It may be the early innings of May, but one top strategist is predicting a bumpy month for stocks.
Equities bounced back Wednesday after a sell-off Tuesday. Growth stocks, the hardest hit, have fallen 1% in just four trading sessions, and they could be in for more pain, said Mona Mahajan, senior U.S. investment strategist at Allianz Global Investors.
"Growth was actually taking a bit of a leadership role over the last month or so as Treasury yields came down from that 1.75% level down to sub-1.60% today. I do think at this point investors are really considering that perhaps we're at the start of a reversal of that move," Mahajan told CNBC's "Trading Nation" on Tuesday.
A rise in rates could be propelled by an assortment of factors, she said – a fully reopened economy in the summer months, continued stimulus and a Federal Reserve on the sidelines while inflation rises could all contribute to the 10-year Treasury yield moving back above 1.7%. Prices and yields move inversely.
"That actually does put downward pressure on areas like technology and growth, which are considered somewhat longer duration assets. Also puts some pressure on some of the bond proxy sectors like REITs and utilities, as well," Mahajan said.
The XLK technology ETF, for example, has fallen 5% from late-April highs – the tech sector has a heavy makeup of growth stocks, those that investors will pay a premium on for future earnings potential. The S&P 500, by comparison, is less than 1% from its own record.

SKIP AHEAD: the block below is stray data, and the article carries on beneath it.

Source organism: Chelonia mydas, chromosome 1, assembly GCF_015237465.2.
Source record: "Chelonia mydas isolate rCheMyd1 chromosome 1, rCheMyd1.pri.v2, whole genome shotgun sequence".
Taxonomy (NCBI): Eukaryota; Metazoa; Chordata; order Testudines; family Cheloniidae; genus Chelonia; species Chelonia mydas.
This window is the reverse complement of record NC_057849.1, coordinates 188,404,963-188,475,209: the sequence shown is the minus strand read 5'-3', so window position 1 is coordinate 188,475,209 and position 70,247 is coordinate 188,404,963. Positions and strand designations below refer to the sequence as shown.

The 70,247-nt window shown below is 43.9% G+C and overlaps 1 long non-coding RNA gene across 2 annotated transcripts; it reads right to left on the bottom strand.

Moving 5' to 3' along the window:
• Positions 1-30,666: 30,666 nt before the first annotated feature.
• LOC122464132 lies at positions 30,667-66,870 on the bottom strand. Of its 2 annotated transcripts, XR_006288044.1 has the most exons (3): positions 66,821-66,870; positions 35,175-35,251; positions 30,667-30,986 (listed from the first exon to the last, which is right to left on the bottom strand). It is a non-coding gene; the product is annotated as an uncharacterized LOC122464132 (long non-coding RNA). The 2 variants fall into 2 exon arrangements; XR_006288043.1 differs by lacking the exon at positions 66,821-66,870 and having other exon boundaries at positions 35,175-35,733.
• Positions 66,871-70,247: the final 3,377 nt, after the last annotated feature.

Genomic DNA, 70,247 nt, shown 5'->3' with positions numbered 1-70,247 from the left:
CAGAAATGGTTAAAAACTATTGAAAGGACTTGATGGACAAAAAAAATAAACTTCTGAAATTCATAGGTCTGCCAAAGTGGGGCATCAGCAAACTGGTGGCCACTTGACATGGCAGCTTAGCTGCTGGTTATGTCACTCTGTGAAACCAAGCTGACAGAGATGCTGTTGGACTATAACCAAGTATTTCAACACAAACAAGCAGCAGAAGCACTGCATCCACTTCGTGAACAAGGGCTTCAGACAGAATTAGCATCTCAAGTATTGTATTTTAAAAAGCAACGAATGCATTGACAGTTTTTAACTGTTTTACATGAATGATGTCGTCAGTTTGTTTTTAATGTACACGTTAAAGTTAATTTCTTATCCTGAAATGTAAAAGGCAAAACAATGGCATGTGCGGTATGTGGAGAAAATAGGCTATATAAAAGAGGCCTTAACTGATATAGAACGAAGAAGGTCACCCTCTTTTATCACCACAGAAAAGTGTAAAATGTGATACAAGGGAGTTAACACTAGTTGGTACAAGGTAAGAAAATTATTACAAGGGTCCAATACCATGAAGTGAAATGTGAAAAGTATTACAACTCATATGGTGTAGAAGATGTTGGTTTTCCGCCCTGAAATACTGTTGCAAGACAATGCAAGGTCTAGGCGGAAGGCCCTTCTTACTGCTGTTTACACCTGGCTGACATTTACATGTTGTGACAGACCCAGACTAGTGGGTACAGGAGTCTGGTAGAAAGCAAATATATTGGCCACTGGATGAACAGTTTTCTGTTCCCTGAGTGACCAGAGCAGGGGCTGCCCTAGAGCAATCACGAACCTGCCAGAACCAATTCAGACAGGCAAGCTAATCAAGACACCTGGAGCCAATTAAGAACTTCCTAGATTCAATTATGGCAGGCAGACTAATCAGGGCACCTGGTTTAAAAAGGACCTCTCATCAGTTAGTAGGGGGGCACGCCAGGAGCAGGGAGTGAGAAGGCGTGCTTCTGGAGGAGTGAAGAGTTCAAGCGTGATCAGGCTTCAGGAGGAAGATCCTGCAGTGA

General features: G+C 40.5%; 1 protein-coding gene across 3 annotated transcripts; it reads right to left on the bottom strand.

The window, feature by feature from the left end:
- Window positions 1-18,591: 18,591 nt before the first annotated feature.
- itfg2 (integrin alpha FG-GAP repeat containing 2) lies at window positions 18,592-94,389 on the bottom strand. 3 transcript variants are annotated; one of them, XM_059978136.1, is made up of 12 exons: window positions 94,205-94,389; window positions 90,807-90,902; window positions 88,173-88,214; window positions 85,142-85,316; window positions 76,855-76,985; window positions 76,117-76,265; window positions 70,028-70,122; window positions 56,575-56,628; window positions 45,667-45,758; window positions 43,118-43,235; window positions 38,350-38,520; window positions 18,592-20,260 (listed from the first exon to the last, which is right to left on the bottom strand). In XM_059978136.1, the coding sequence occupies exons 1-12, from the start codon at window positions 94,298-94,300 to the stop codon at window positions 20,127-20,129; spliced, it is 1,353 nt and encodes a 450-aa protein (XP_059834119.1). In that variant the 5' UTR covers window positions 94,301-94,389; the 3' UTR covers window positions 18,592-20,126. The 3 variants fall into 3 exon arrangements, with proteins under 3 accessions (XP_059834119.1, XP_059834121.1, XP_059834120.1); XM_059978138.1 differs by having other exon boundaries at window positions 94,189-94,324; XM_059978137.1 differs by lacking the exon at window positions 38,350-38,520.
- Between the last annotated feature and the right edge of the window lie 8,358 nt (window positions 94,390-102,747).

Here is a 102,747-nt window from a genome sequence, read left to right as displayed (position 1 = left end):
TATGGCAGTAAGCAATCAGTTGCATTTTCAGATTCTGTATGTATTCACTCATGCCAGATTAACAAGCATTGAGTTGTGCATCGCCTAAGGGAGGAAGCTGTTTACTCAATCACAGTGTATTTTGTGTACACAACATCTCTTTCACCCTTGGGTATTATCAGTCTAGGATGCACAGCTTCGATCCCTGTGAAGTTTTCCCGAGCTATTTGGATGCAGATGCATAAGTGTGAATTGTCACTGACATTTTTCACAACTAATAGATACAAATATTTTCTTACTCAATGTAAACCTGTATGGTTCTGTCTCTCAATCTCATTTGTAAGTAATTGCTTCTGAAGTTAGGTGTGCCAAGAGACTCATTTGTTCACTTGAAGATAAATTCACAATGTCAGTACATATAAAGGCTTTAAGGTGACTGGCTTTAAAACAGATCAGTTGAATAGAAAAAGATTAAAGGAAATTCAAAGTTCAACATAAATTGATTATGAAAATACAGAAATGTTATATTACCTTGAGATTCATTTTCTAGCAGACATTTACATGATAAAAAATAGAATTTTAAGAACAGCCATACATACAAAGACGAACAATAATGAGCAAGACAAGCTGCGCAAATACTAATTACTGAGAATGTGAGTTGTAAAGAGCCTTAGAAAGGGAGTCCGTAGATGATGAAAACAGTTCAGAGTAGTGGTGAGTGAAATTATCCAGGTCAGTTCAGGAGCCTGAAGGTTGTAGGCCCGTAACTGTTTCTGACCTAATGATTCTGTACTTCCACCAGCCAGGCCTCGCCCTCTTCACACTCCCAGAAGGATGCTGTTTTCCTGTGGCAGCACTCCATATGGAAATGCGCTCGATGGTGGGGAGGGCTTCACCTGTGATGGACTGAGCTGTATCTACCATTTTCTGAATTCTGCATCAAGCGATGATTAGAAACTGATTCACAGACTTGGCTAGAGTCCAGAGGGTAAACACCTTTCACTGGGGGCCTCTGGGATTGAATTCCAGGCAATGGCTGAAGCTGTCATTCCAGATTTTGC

But, it's not just growth stocks that could come under pressure. Mahajan said the entire market could be due for a pullback.
"The markets have been running quite nicely since November of last year which was election period, which was vaccine rollout period, and we haven't had yet one 5% or 10% correction yet," she said. "In any given year, we tend to see one to three corrections in the broader S&P 500."
A 5% to 10% pullback would bring the S&P 500 down to around the 3,800 to 4,000 range. It hit a high above 4,218 on April 29 and currently trades at around 4,178.
Rising rates could also bring about the end of the TINA investment strategy – an acronym meaning "there is no alternative" to stocks – Mahajan said.
"We've really been in a low-rate environment for 10 years now since the great financial crisis. It really does push investors out the risk spectrum. So, in this case there is no alternative except to own equities when rates are so low. However, if we're now facing an environment where 10-year yields go back up not only to the 1.75% range but back to 2%, 2.25%, investors really may have an alternative to equities," said Mahajan.
The 10-year Treasury note yielded 1.59% on Wednesday. It traded as high as 1.78% in late March.